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Hans Christian Andersen
In the course Y2k and The End of The World, we've studied apocalyptic themes, eschatology, and for some, teleology. Apocalypse, which is to unveil or reveal, eschatology, which is a concept of the end, and teleology, the end or purpose to which we are drawn, are all themes used in Margaret Atwood's The Handmaid's Tale. The book is apocalyptic in that it revolves around dystopian ideals. Atwood creates a world in which worst-case scenarios take control and optimistic viewpoints and positive attitudes disappear. It has been said about this book that Atwood's writing echoes numerous motifs and literary devices, such as in Huxley's creation of a drug-calmed society, her characters awaiting execution seem tranquilized by pills or shots.
Atwood's Book has also been compared to other novels like it, such as Bradbury's Fahrenheit 451, Burgess' A Clockwork Orange, and the most obvious, Orwell's 1984. These books have many things in common, including the perversion of science and technology as a major determinant of society's function and control. Like most dystopian novels, The Handmaid's Tale includes the oppression of society, mainly women in this example, the prevention of advancement of thought and intelligence, and an overwhelming sense of government involvement and interference.
The Apocalyptic themes and situations found in Atwood's fictional city of Gilead focus around the mistreatment of all females. Women in this city, set 200 years in the future, have no rights, and get little respect. The rule by way of theocracy in Gilead also adds to the sense of regression and hopelessness in the future. The way babies are brought into the world, only through pregnant handmaids, the idea of a black market for things considered luxuries and privileges all add to the fact that society in this novel is in a desperate state of disrepair.
Other Apocalyptic themes found in the book can be compared to sections of the bible, particularly the Old Testament. The Handmaid's Tale has many elements of social decline written into its plot. From the way women are mistreated to the way corruption and evil have infiltrated the government and army, to the way the black market plays a key role in many people's lives causing a majority of society to become criminals makes it clear how social decline plays a key role in the book. There is also a strong sense of moral decline in the book. If a person, regardless of sex, doesn't fit into the tight pattern of role expectation, he or she is eliminated, exiled from Gilead, and left for dead. Also, God plays virtually no part in this soulless, sterile theocracy. The Commander locks away the family bible and the only other worship takes place through a computerized prayer service which people order through the phone. The society of Gilead also attempts to weed out all non-whites, even though it is ultimately unsuccessful, while at the same time, it successfully prevents women from gaining any individual identity.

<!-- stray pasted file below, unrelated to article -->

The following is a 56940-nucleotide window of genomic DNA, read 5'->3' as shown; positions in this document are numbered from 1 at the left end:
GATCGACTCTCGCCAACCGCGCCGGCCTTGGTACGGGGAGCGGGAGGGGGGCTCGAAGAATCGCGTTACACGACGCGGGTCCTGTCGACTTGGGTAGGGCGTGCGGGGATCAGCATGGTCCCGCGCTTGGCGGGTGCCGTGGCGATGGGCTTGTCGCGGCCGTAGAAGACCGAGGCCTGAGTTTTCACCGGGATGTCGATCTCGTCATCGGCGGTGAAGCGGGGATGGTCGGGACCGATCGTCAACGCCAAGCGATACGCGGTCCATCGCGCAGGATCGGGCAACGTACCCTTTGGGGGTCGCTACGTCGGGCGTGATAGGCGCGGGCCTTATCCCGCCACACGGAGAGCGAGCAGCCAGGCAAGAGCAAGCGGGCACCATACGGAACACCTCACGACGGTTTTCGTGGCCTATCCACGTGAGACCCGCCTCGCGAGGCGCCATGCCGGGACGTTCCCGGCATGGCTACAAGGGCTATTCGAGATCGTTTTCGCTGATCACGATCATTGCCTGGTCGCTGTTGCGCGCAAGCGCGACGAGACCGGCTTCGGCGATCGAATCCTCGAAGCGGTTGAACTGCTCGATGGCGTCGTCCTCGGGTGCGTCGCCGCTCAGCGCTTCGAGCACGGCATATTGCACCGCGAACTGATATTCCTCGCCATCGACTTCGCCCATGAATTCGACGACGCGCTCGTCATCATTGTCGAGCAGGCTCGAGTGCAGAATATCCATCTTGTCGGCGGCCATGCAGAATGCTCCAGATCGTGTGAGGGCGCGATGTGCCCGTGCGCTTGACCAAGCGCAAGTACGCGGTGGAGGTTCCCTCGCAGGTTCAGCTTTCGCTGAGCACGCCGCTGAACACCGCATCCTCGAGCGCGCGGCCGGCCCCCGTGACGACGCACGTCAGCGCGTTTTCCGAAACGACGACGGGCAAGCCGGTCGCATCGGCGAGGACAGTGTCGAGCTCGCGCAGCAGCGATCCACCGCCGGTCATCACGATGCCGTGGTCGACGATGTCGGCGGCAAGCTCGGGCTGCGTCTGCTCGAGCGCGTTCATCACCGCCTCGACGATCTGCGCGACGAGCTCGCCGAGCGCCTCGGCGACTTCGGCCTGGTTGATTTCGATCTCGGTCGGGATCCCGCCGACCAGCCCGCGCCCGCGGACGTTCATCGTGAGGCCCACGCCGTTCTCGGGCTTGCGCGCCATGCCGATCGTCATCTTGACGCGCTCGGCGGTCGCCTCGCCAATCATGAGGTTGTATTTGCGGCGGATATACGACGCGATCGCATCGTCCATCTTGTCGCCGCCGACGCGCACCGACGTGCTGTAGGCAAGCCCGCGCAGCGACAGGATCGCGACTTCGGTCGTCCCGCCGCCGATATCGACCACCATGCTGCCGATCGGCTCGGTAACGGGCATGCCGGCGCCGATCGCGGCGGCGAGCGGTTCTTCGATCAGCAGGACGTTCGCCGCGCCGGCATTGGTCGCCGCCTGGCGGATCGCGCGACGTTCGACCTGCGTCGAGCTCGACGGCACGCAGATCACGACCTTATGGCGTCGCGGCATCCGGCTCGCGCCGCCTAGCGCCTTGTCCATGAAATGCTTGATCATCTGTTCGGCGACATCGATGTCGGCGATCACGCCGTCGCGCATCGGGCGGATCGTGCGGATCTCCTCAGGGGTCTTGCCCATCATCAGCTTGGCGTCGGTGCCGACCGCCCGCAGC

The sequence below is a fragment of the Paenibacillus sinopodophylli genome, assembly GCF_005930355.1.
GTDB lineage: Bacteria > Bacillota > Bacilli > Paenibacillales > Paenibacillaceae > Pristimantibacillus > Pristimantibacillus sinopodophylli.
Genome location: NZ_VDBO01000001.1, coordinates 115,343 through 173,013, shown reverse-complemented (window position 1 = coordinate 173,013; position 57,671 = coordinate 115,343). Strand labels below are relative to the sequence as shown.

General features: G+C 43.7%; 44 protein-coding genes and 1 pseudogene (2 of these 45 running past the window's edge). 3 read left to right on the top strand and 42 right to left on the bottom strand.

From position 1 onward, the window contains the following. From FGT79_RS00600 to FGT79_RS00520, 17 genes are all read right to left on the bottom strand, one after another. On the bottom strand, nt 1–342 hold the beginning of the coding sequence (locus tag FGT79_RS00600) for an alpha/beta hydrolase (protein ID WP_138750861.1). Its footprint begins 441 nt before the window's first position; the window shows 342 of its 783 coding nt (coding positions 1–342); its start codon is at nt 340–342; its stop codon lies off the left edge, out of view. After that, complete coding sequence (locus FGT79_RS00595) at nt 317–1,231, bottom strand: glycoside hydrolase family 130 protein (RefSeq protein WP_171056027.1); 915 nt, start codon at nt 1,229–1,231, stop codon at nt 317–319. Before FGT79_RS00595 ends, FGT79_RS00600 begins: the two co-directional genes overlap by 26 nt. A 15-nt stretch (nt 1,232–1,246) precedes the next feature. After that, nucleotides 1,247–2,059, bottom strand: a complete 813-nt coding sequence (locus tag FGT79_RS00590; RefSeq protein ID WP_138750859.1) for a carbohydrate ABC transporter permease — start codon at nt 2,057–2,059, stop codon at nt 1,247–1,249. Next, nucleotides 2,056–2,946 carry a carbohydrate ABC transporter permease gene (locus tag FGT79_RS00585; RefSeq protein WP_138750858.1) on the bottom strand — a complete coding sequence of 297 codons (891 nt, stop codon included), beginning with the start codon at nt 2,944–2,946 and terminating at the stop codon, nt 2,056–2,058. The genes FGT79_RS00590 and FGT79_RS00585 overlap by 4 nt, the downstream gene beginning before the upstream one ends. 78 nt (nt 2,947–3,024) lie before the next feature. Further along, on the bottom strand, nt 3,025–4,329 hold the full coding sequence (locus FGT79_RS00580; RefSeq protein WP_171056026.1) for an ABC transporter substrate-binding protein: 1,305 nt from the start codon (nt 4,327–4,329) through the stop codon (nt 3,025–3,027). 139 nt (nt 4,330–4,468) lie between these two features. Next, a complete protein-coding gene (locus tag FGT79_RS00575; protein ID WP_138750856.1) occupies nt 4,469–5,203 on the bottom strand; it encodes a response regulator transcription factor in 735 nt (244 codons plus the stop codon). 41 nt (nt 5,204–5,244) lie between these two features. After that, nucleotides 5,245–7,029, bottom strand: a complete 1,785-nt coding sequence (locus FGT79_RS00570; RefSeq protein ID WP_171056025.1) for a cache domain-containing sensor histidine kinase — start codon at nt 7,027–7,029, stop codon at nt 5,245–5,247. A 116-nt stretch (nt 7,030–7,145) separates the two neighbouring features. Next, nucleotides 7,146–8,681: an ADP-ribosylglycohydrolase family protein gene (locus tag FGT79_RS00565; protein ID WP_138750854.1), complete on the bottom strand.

As you can see, many apocalyptic themes are present in the novel. Planned pregnancy of surrogate mothers, an oppressive government, and an absence of God all contribute to the themes inherent in the story. Although some have called the novel a warning about the future, others claim it is a forecast, the fact still remains that characters in the book have less respect for the officials in society, less respect for the religions that now run the government, and less respect for themselves making the future into a terrible, terrible place.
The Handmaid's Tale is set in the futuristic Republic of Gilead. Sometime in the future, conservative Christians take control of the United States and establish a dictatorship. Most women in Gilead are infertile after repeated exposure to pesticides, nuclear waste, or leakage from chemical weapons. The few fertile women are taken to camps and trained to be handmaidens, birth mothers for the upper class. Infertile lower-class women are sent either to clean up toxic waste or to become "Marthas", which are house servants. No women in the Republic are permitted to be openly sexual; sex is for reproduction only. The government declares this a feminist improvement on the sexual politics of today when women are seen as sex objects.